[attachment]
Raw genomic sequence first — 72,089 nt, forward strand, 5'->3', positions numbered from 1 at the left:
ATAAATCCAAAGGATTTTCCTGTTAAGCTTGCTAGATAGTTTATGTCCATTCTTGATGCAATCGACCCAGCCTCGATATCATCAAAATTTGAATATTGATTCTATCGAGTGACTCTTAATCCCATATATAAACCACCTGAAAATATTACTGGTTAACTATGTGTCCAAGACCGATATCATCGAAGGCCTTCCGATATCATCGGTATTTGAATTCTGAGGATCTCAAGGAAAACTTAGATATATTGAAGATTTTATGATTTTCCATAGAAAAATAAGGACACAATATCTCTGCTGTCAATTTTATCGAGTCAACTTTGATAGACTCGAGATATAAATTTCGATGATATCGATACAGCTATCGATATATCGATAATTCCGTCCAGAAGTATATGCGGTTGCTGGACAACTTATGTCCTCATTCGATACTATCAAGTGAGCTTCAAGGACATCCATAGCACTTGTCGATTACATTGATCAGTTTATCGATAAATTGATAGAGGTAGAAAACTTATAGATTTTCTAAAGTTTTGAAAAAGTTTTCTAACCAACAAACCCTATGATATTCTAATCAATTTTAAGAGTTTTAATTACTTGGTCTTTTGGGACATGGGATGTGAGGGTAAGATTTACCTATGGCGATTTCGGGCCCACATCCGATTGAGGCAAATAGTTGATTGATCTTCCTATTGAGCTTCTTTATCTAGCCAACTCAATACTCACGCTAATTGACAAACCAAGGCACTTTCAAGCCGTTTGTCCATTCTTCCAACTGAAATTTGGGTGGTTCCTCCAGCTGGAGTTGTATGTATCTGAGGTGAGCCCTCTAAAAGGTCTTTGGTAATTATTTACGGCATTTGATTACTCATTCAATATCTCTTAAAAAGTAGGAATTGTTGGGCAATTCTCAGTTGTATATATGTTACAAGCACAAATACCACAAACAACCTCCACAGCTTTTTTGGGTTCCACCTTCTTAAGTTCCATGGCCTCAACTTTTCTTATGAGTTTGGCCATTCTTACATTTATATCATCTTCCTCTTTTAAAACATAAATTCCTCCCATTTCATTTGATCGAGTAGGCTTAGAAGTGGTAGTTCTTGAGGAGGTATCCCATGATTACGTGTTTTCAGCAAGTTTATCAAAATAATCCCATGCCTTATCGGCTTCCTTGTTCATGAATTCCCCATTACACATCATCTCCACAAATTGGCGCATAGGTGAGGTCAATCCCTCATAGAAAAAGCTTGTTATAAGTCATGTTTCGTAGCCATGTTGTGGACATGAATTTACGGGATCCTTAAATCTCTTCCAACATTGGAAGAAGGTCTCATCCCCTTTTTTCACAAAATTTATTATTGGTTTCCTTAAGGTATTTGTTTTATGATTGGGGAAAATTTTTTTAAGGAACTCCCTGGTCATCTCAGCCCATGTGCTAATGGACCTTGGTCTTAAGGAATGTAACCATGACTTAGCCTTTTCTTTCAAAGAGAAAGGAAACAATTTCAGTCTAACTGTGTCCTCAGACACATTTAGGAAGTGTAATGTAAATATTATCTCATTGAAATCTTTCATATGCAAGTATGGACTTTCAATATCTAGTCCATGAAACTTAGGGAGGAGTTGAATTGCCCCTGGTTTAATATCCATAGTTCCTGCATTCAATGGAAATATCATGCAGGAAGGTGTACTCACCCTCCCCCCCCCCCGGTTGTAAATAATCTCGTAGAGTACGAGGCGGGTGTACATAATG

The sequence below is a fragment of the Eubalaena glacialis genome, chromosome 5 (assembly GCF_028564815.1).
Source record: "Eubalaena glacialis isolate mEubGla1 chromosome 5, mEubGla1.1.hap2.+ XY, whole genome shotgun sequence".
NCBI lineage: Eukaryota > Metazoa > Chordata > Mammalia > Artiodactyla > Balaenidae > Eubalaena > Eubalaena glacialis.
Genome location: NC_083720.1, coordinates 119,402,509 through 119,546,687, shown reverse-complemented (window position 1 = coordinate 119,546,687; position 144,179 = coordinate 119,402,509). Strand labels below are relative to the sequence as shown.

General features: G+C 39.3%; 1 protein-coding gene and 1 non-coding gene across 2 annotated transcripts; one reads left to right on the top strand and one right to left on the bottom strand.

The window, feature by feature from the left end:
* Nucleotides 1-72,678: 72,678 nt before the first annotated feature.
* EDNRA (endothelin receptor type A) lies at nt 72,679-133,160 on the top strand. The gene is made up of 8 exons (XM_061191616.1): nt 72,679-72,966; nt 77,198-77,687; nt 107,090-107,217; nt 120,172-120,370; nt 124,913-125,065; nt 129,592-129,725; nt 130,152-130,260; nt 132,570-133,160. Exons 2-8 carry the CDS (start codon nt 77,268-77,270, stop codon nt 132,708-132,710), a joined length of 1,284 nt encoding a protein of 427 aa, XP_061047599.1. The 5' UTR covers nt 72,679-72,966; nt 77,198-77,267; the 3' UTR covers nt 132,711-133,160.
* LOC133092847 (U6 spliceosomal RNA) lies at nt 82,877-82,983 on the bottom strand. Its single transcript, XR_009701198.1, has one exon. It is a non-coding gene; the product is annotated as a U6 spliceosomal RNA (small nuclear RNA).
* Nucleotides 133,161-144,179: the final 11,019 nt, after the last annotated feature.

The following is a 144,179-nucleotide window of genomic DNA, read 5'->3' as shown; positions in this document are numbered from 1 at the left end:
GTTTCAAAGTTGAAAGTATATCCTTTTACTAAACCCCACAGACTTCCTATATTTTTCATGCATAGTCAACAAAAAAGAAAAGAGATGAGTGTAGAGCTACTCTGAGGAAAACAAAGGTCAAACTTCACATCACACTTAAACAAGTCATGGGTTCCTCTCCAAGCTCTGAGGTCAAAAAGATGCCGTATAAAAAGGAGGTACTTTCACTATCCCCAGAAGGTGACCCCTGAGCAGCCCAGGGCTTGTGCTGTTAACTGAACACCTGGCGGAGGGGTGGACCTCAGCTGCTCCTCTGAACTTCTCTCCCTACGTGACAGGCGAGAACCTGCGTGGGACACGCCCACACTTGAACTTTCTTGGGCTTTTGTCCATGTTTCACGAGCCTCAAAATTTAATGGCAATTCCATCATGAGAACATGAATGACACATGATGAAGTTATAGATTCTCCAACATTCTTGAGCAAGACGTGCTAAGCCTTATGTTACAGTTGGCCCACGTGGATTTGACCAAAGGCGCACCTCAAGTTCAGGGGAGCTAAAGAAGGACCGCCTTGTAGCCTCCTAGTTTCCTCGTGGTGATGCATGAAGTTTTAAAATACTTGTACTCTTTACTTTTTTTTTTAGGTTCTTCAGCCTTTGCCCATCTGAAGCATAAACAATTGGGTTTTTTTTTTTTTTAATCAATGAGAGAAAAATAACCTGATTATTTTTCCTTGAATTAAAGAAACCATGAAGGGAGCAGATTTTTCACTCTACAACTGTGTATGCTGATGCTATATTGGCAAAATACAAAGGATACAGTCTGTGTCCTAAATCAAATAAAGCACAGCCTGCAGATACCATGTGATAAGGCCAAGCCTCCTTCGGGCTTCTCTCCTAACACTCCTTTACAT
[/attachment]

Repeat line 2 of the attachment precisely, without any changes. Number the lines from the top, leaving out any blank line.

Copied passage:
ATAAATCCAAAGGATTTTCCTGTTAAGCTTGCTAGATAGTTTATGTCCATTCTTGATGCAATCGACCCAGCCTCGATATCATCAAAATTTGAATATTGATTCTATCGAGTGACTCTTAATCCCATATATAAACCACCTGAAAATATTACTGGTTAACTATGTGTCCAAGACCGATATCATCGAAGGCCTTCCGATATCATCGGTATTTGAATTCTGAGGATCTCAAGGAAAACTTAGATATATTGAAGATTTTATGATTTTCCATAGAAAAATAAGGACACAATATCTCTGCTGTCAATTTTATCGAGTCAACTTTGATAGACTCGAGATATAAATTTCGATGATATCGATACAGCTATCGATATATCGATAATTCCGTCCAGAAGTATATGCGGTTGCTGGACAACTTATGTCCTCATTCGATACTATCAAGTGAGCTTCAAGGACATCCATAGCACTTGTCGATTACATTGATCAGTTTATCGATAAATTGATAGAGGTAGAAAACTTATAGATTTTCTAAAGTTTTGAAAAAGTTTTCTAACCAACAAACCCTATGATATTCTAATCAATTTTAAGAGTTTTAATTACTTGGTCTTTTGGGACATGGGATGTGAGGGTAAGATTTACCTATGGCGATTTCGGGCCCACATCCGATTGAGGCAAATAGTTGATTGATCTTCCTATTGAGCTTCTTTATCTAGCCAACTCAATACTCACGCTAATTGACAAACCAAGGCACTTTCAAGCCGTTTGTCCATTCTTCCAACTGAAATTTGGGTGGTTCCTCCAGCTGGAGTTGTATGTATCTGAGGTGAGCCCTCTAAAAGGTCTTTGGTAATTATTTACGGCATTTGATTACTCATTCAATATCTCTTAAAAAGTAGGAATTGTTGGGCAATTCTCAGTTGTATATATGTTACAAGCACAAATACCACAAACAACCTCCACAGCTTTTTTGGGTTCCACCTTCTTAAGTTCCATGGCCTCAACTTTTCTTATGAGTTTGGCCATTCTTACATTTATATCATCTTCCTCTTTTAAAACATAAATTCCTCCCATTTCATTTGATCGAGTAGGCTTAGAAGTGGTAGTTCTTGAGGAGGTATCCCATGATTACGTGTTTTCAGCAAGTTTATCAAAATAATCCCATGCCTTATCGGCTTCCTTGTTCATGAATTCCCCATTACACATCATCTCCACAAATTGGCGCATAGGTGAGGTCAATCCCTCATAGAAAAAGCTTGTTATAAGTCATGTTTCGTAGCCATGTTGTGGACATGAATTTACGGGATCCTTAAATCTCTTCCAACATTGGAAGAAGGTCTCATCCCCTTTTTTCACAAAATTTATTATTGGTTTCCTTAAGGTATTTGTTTTATGATTGGGGAAAATTTTTTTAAGGAACTCCCTGGTCATCTCAGCCCATGTGCTAATGGACCTTGGTCTTAAGGAATGTAACCATGACTTAGCCTTTTCTTTCAAAGAGAAAGGAAACAATTTCAGTCTAACTGTGTCCTCAGACACATTTAGGAAGTGTAATGTAAATATTATCTCATTGAAATCTTTCATATGCAAGTATGGACTTTCAATATCTAGTCCATGAAACTTAGGGAGGAGTTGAATTGCCCCTGGTTTAATATCCATAGTTCCTGCATTCAATGGAAATATCATGCAGGAAGGTGTACTCACCCTCCCCCCCCCCCGGTTGTAAATAATCTCGTAGAGTACGAGGCGGGTGTACATAATG